I found £2,000 free cash in lost bank accounts thanks to handy Martin Lewis tip – and thousands are still missing out | The Sun

A MARTIN Lewis fan has revealed how the expert's handy tip helped her track down £2,000 in free cash.

In the latest MoneySavingExpert newsletter, a reader named Kirsty shared how she found the cash in her kids' Child Trust Funds (CTFs).

The mum-o-two had read one of MSE's newsletters late last year and decided to check if her adopted children had one of the accounts.

CTFs are long-term, tax-free savings accounts and were set up for children born between September 1 2002 and January 2 2011.

Many children got around £250 each from the state at the time their CTF was started, while those from low-income families or in local authority care received an extra £250.

Funds can be withdrawn once the child turns 18.



Martin Lewis reveals cheapest supermarket to buy a 1litre bottle of Baileys


Martin Lewis reveals how you can get £500 off your home insurance

Kirsty wrote into MSE after she found £1,000 had built up in both of her children's accounts.

She said: "As an adoptive family, we didn't know anything about CTFs until I read one of your newsletters at the end of 2022.

"I followed the info and discovered that both children had funds set up valued at around £1,000 each." Thank you so much for raising awareness."

Kirsty then thanked Martin and his team for raising awareness of these handy accounts.

Most read in Money


We tested heated airers to dry laundry – the cheapest cost just 6p an hour


Martin Lewis reveals cheapest supermarket to buy a 1litre bottle of Baileys


I earn £150k a year in an industry with thousands of vacancies without a degree


Morrisons makes ‘sneaky’ change to self-checkouts leaving shoppers ‘livid’

Nearly 430,000 18 to 21-year-olds have an unclaimed CTF, worth an average of £2,000, according to the latest figures.

Below we reveal how you can track down a Child Trust Fund and what to do if you have one.

What is a Child Trust Fund and does my child have one?

Kids born between 2002 and 2011 also had the opportunity to set up a child trust fund themselves.

HMRC sent the parents or guardians of qualifying children a starting payment voucher of £250 (or £500 if you were on a low income).

If you didn't set one up for your child within a year, HMRC would do it automatically.

Anyone can add to the account thereafter, and you can put up to £9,000 a year into it.

The year starts on the child’s birthday and ends the day before their next birthday.

Your child will have full control over the account once they turn 18.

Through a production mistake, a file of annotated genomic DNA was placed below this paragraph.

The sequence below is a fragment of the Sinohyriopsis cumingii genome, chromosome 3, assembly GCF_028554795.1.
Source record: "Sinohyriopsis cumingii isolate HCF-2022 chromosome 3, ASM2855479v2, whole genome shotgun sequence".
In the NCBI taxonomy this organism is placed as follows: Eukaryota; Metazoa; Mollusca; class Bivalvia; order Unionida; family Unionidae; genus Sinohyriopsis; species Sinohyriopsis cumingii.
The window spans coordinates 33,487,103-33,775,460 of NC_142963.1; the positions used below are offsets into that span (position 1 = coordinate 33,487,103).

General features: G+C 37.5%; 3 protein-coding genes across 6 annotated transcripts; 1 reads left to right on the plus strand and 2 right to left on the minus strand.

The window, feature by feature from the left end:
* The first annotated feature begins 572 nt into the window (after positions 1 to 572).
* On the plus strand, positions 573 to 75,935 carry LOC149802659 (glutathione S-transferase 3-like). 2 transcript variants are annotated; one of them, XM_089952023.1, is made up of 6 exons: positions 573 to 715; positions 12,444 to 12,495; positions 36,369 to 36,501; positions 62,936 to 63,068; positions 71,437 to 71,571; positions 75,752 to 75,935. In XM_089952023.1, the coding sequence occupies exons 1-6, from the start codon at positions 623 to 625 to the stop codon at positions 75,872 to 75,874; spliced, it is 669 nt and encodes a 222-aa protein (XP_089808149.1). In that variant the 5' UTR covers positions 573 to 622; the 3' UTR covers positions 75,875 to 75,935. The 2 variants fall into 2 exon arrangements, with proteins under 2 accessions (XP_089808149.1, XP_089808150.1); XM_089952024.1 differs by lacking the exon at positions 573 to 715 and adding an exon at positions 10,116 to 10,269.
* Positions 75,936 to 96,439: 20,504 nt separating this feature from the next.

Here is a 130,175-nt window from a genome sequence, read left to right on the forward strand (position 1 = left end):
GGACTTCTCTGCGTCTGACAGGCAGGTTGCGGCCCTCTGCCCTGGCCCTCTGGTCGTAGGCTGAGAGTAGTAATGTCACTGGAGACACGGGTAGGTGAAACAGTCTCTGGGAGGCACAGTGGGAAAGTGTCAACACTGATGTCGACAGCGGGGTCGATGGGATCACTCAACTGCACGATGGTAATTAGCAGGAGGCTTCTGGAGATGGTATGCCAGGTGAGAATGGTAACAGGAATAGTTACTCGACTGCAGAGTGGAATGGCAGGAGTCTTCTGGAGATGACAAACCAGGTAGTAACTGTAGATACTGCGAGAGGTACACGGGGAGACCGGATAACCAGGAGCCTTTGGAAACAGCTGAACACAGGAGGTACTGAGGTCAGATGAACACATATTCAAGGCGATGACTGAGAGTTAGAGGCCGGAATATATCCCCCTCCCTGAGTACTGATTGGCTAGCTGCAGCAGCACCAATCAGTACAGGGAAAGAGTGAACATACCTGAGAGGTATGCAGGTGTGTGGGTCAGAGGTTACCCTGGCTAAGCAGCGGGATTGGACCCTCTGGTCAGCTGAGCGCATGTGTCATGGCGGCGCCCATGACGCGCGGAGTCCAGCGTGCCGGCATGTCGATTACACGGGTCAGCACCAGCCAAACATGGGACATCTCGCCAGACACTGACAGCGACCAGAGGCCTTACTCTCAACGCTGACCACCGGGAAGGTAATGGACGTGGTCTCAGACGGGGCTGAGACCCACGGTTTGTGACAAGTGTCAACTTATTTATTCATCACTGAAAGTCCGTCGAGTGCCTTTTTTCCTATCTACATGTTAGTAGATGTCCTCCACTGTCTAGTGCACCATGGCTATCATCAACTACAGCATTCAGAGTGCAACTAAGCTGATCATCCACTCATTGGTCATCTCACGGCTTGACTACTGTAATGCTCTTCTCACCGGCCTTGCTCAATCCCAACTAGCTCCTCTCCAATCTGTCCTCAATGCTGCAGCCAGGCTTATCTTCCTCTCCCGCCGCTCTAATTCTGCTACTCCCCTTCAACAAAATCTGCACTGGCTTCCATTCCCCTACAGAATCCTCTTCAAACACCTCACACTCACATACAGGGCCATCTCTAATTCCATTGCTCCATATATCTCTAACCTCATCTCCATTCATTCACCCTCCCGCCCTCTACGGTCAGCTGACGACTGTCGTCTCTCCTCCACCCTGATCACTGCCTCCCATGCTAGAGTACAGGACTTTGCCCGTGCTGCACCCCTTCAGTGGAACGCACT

At that point, no more money can be added either.

Until your child withdraws or transfers the money, it stays in an account that no one else has access to.

CTFS were replaced by Junior ISAs in November 2011, so you can't get one now.

How do I find an account?

If you are one of the tens of thousands of young adults who haven't claimed their account, the government has an online tracing service where you can find out if you have one and which provider it's with.

To find out more, you'll need a government gateway login and National Insurance number.

If you are a parent looking to find out about your child's fund you can either access it online, or you'll need to send a letter to HMRC with the following details:

  • Full name and address
  • Child’s full name and address
  • Child’s date of birth
  • Child’s National Insurance number or Unique Reference Number if known

What happens after I've claimed the money?

There are a few options to consider once you've taken the money out of a matured trust fund.

Usually people put it straight into a bank account, invest it or transfer it into an ISA.

You can ask your CTF provider to hand over the money and get it cashed into your account.

This way you'll need to share the bank account details you wish to transfer the cash into with HMRC, and you won't be able to do this until you're 18.

But if you'd rather invest it, you can transfer it into an ISA (Individual Savings Account).

The interest rates on a cash ISA are typically lower than a standard savings account, but a Lifetime ISA may be better if you're saving for your first home.

If you go for a Lifetime ISA, you'll be able to add £4,000 a year to the account and the government will grant you a 25% bonus as long as you put it towards buying a first home.

You can also wait until retirement to access the cash.

And keep in mind you don't pay tax on the interest you earn in these types of accounts.

Read More on The Sun


Gordon Ramsay becomes a dad for 6th time as wife Tana, 49, gives birth


Mum-to-be killed along with her baby in car crash on her way to give birth

Meanwhile, Martin Lewis has once again given people a great tip on how to get back some money they might be owed.

Plus, shoppers looking for a bargain advent calendar can save hundreds of pounds by using another tip from Martin Lewis' MoneySavingExpert.

You can also join our new Sun Money Facebook group to share stories and tips and engage with the consumer team and other group members.

Source: Read Full Article